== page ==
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Silent strain of caregiving: exploring the best predictors of distress in family carers of geriatric patients

Authors Bień-Barkowska K, Doroszkiewicz H, Bień B

Received 25 October 2016

Accepted for publication 3 December 2016

Published 2 February 2017 Volume 2017:12 Pages 263—274

DOI https://doi.org/10.2147/CIA.S125664

Checked for plagiarism Yes

Review by Single-blind

Peer reviewers approved by Dr Amy Norman

Peer reviewer comments 2

Editor who approved publication: Dr Richard Walker


Katarzyna Bień-Barkowska,1 Halina Doroszkiewicz,2 Barbara Bień2

1Institute of Econometrics, Warsaw School of Economics, Warsaw, 2Department of Geriatrics, Medical University of Bialystok, Bialystok, Poland

Objectives: The aim of this article was to identify the best predictors of distress suffered by family carers (FCs) of geriatric patients.
Methods: A cross-sectional study of 100 FC-geriatric patient dyads was conducted. The negative impact of care (NIoC) subscale of the COPE index was dichotomized to identify lower stress (score of ≤15 on the scale) and higher stress (score of ≥16 on the scale) exerted on FCs by the process of providing care. The set of explanatory variables comprised a wide range of sociodemographic and care-related attributes, including patient-related results from comprehensive geriatric assessments and disease profiles. The best combination of explanatory variables that provided the highest predictive power for distress among FCs in the multiple logistic regression (LR) model was determined according to statistical information criteria. The statistical robustness of the observed relationships and the discriminative power of the model were verified with the cross-validation method.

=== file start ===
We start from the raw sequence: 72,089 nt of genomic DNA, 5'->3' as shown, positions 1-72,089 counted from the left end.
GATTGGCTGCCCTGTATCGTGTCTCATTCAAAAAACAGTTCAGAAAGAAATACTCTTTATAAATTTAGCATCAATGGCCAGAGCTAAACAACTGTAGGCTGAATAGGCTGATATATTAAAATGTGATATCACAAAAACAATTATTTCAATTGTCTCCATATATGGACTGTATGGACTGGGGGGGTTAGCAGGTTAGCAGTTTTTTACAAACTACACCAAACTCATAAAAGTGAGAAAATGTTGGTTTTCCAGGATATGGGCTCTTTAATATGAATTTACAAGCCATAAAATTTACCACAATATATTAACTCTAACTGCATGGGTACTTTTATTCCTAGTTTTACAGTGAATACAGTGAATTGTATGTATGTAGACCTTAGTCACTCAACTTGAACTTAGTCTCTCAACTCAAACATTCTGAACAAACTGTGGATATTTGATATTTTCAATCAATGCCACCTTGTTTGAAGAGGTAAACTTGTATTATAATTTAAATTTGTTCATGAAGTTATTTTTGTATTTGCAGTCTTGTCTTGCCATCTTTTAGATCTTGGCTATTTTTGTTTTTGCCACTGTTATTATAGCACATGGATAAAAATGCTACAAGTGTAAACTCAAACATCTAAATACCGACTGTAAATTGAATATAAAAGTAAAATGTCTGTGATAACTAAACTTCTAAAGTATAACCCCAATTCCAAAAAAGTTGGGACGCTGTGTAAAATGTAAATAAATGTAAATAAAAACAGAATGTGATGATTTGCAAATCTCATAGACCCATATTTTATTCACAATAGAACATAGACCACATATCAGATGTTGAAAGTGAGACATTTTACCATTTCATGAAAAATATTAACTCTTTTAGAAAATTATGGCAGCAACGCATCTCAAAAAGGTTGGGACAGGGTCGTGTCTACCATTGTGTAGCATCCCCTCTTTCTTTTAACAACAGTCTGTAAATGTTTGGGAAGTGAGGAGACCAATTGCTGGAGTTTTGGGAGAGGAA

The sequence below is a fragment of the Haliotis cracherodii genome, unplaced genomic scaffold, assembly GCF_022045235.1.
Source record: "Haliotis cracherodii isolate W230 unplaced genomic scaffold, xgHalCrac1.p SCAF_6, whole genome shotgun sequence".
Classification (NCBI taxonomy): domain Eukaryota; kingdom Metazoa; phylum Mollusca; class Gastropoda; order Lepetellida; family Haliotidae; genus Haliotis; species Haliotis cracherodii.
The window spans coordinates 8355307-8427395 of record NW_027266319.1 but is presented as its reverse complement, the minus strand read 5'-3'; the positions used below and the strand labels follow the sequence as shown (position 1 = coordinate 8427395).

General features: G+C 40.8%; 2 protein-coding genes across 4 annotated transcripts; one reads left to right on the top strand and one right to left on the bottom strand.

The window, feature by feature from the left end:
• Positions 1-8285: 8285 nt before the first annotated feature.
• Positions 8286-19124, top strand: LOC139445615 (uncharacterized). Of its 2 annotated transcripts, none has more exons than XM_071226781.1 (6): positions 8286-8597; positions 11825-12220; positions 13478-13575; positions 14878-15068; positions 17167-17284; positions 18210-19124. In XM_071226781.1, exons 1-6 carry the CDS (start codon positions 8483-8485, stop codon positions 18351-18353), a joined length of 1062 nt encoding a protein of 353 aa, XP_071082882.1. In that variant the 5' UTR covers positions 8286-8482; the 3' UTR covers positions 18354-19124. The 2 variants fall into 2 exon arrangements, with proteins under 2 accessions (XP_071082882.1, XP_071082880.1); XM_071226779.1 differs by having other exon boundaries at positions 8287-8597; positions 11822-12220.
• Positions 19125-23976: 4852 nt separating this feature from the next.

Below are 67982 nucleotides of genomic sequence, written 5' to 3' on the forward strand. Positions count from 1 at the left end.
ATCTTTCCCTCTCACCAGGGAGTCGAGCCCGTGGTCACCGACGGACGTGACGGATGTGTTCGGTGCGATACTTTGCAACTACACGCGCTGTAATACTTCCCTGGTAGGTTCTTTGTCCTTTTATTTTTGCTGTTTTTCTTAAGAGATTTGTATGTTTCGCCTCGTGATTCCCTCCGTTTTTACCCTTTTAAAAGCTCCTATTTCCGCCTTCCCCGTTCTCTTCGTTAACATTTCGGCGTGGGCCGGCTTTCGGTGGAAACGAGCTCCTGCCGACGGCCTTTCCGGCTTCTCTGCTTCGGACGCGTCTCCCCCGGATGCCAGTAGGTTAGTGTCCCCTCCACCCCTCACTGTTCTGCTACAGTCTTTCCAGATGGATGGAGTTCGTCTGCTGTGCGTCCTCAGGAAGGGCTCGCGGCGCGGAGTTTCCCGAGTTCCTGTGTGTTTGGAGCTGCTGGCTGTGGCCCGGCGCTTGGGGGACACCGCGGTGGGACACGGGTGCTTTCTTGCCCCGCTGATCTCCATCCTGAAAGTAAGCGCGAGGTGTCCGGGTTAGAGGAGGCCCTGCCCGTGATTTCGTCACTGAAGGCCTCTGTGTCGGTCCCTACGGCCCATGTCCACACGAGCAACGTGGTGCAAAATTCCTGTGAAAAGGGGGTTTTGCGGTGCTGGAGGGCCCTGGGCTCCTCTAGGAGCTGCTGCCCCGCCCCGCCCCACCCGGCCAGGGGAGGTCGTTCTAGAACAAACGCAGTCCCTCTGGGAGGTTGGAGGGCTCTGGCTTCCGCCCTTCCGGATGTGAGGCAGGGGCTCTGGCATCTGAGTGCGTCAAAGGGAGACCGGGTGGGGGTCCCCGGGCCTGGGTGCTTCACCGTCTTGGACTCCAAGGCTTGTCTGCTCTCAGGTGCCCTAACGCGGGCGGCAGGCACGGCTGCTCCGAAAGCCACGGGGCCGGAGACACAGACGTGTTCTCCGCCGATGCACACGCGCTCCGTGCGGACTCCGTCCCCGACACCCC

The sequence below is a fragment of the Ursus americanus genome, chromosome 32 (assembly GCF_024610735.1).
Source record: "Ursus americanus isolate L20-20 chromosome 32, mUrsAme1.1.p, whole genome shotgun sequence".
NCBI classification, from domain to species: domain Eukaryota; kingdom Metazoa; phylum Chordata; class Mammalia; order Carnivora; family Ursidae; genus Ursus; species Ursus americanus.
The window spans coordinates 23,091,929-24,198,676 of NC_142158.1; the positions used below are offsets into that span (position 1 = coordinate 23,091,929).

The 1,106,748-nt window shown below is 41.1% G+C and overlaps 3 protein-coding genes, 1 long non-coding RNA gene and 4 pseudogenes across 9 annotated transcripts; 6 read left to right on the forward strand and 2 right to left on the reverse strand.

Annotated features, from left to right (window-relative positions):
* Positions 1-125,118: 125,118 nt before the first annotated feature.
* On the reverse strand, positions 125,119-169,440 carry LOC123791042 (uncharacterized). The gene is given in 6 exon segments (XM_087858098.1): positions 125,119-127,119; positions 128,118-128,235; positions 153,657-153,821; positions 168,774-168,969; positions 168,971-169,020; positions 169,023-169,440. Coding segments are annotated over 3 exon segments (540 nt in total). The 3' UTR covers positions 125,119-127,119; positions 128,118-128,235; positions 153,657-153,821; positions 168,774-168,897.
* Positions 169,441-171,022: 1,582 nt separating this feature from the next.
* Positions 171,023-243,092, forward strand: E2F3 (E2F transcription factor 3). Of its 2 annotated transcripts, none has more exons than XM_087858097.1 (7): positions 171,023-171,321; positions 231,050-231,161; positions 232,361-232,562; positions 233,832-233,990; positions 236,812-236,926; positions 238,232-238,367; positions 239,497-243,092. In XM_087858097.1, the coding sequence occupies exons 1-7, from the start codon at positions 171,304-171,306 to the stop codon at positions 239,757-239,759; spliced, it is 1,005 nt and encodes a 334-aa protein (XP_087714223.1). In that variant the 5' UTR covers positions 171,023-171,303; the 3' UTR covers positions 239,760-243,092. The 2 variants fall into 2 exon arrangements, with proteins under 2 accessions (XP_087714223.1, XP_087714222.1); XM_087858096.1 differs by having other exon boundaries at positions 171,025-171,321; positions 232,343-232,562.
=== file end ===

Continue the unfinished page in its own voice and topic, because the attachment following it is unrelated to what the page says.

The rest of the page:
Results: The mean age of FCs was 57.2 (±10.6) years, whereas that of geriatric patients was 81.7 (±6.4) years. Despite the broad initial set of potential explanatory variables, only five predictors were jointly selected for the best statistical model. A higher level of distress was independently predicted by lower self-evaluation of health; worse self-appraisal of coping well as a caregiver; lower sense of general support; more hours of care per week; and the motor retardation of the cared-for person measured with the speed of the Timed Up and Go (TUG) test.
Conclusion: Worse performance on the TUG test was only the patient-related predictor of distress among the variables examined as contributors to the higher NIoC. Enhancing the mobility of geriatric patients through suitably tailored kinesitherapeutic methods during their hospital stay may mitigate the burden endured by FCs.

Keywords: negative impact of care, caregiver burden, comprehensive geriatric assessment, Timed Up and Go test

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